B2 Reading Multiple Matching Exam 13

Stamps

(A) The Penny Black
The Penny Black was the world's first adhesive postage stamp, it was issued in the UK on the 1st of May 1840. The government announced a competition to design the new stamps, however, none of the first entries we good enough. Eventually the stamp was printed using a drawing of Queen Victoria at the age of 15, it showed her head drawn from the side with fine engravings of machine parts in the background. This design was chosen because it was thought the detail would make it difficult to forge. The sketch was drawn by the artist Henry Corbould and printed onto the stamps by Perkins Bacon. As the name suggests, the stamp was printed in black with the words “ Postage” across the top and “one penny” across the bottom. Stamps from the United Kingdom are still the only ones in the world that do not have their country printed on them. Sadly the Penny Black was only used for about a year because even though the picture was hard to forge it was quite easy for the stamps to be removed from envelopes and re-used.
(B) The Inverted Jenny
During the 1910's the US post office experimented with carrying mail by air, and decided to start a regular service on May 15, 1918, flying between Washington, D.C., Philadelphia, and New York City. The Post Office set a price of 24 cents for the service, much higher than the normal 3 cents for first-class mail and decided to issue a new stamp printed in red and blue with a picture of a Curtiss Jenny, the plane used to carry the mail. The first printing of this stamp was done in such a hurry that the image of the Curtiss Jenny plane in the center of the design was accidentally printed upside-down. This is probably the most famous error in American stamp making. Only one sheet (of 100) of the inverted stamps was not found before leaving the printers, making this stamp one of the most wanted in the world of stamp collecting. An inverted Jenny was sold in November 2007 for US $977,500.
(C) The Basel Dove
There were no fixed postal rates for the whole of Switzerland until after the national postal service was created on January 1st 1849 so this allowed the separate regions of the country, called Cantons, to create their own stamps. The Basel Dove is an interesting stamp issued by the Canton of Basel. It was first issued on July 1st 1845 with a value of 2 1/2-rappen and was in service for three and a half years, during which time 41 480 were printed. The Basel Dove was the only stamp ever printed by the canton of Basel. The only other cantons to issue their own stamps were Zürich and Geneva, but these stamps were quite plain and printed in only one colour. In contrast the Basel Dove was printed in black, crimson, and blue, making it the world's first three coloured stamp. It designed by the architect Melchior Berry, and featured a white dove flying across a red background with a letter in its beak, and on it was written "STADT POST BASEL" and the price in numbers in the bottom left corner.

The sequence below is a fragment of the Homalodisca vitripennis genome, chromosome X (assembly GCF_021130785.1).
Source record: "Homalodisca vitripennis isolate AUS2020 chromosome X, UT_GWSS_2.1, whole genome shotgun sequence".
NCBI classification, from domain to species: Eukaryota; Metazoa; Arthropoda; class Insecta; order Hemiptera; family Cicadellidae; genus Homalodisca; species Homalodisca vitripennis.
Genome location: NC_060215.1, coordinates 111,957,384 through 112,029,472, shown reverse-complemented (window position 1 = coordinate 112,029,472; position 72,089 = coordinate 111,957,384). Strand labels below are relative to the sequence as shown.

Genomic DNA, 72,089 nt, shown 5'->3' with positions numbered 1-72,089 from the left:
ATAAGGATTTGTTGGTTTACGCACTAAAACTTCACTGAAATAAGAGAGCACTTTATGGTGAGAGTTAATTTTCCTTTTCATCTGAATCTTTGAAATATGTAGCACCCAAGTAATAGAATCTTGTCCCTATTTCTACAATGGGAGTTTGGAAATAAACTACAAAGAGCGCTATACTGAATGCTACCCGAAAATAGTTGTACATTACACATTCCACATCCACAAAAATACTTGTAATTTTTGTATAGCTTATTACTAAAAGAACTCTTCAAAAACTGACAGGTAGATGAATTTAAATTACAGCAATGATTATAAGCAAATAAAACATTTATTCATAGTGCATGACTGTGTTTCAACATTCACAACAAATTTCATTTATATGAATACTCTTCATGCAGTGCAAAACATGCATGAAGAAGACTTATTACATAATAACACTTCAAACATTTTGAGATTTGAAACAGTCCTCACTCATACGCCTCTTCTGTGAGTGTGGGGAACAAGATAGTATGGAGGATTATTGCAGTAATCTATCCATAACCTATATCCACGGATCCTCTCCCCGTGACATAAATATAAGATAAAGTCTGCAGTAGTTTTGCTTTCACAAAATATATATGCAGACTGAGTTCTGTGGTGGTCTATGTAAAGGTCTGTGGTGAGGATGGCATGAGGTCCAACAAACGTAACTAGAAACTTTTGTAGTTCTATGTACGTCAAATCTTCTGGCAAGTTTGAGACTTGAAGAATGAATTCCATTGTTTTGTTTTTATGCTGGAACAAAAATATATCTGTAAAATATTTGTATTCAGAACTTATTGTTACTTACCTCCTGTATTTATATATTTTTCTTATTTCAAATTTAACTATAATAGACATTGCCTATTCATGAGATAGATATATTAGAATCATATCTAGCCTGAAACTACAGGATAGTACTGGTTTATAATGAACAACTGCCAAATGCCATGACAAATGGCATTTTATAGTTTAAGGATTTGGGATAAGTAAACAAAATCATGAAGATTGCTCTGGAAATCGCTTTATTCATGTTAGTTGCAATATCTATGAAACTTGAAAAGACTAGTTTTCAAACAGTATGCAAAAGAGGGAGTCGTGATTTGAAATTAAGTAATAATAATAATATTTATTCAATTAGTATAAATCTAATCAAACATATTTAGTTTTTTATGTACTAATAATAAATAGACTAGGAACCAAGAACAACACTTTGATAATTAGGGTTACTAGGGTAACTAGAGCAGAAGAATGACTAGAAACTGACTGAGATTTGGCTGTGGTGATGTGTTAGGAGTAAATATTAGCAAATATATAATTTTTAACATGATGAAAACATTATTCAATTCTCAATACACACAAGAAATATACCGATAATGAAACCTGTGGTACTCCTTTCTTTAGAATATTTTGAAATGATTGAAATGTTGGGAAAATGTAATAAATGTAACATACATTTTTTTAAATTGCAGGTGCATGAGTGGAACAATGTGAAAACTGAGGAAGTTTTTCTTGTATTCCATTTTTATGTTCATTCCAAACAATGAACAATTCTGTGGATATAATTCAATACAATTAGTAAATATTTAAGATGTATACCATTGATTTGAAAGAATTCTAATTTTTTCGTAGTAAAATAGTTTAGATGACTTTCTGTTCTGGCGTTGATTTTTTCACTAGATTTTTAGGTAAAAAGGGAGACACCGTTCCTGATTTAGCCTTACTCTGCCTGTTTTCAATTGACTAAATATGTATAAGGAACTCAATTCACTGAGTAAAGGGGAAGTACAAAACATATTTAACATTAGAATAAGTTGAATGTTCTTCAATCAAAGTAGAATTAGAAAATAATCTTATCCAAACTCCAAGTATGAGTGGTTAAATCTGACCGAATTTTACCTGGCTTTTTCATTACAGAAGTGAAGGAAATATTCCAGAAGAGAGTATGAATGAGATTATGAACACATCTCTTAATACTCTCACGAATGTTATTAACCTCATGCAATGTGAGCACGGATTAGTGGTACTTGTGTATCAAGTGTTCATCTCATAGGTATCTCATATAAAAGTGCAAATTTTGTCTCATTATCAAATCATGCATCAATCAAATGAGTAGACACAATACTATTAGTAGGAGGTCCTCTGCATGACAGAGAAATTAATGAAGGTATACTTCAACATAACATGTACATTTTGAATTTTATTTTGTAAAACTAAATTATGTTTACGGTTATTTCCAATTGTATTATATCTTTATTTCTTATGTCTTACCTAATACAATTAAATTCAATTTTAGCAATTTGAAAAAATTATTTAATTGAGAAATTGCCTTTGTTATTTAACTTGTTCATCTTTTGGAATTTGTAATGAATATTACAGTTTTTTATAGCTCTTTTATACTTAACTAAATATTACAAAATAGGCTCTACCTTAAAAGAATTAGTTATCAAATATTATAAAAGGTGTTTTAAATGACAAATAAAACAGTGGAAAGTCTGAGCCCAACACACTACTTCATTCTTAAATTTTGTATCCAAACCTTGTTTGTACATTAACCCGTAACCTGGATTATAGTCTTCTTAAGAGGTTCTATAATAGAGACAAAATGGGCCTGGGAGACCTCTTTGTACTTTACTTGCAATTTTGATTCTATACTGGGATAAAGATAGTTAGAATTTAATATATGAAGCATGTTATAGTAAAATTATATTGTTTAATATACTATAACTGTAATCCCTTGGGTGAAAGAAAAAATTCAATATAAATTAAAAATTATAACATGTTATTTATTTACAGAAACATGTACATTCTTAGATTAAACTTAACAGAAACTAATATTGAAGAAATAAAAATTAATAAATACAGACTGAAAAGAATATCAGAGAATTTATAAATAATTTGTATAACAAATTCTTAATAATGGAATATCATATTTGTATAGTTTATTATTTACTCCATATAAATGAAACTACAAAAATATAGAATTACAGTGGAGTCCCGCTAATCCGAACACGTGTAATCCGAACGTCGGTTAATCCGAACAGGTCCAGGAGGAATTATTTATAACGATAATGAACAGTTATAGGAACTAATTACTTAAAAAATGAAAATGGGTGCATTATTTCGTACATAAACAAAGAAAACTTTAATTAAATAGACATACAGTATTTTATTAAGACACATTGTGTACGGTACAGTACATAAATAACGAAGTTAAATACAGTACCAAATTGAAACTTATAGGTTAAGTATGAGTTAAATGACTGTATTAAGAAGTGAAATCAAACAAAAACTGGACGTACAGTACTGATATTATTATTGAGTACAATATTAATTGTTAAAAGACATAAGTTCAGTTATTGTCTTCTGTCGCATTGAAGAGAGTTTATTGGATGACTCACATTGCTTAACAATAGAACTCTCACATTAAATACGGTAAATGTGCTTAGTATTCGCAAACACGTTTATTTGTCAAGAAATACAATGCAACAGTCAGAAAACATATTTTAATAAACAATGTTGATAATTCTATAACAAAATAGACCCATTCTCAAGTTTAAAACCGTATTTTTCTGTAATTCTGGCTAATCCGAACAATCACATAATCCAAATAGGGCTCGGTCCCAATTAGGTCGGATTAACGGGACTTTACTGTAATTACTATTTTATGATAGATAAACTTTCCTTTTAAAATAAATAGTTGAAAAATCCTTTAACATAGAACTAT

(D) The Uganda Cowries
The Uganda Cowries, also known as the Uganda Missionaries, were the first adhesive postage stamps of Uganda. They were made in March 1895, at the request of the Imperial British East Africa Company. The stamps were used for mail being sent to places as close as the next town or as far away as Europe, although this service took much longer and was more expensive. The Uganda Cowries are special because there was no printing press in Uganda at the time each stamp was made individually on a typewriter by Rev. E. Millar of the Church Missionary Society. The design was very simple, it showed just the initials of the town it was being sent to and a number for the price. These numbers changed depending on how far the letter was going to travel. The first stamps to be made were printed in black ink but after Millar was given a much-needed new ribbon for his typewriter, the color of the characters on the stamps changed to violet. The paper used for these stamps was extremely thin so unfortunately only a small number of these stamps have survived.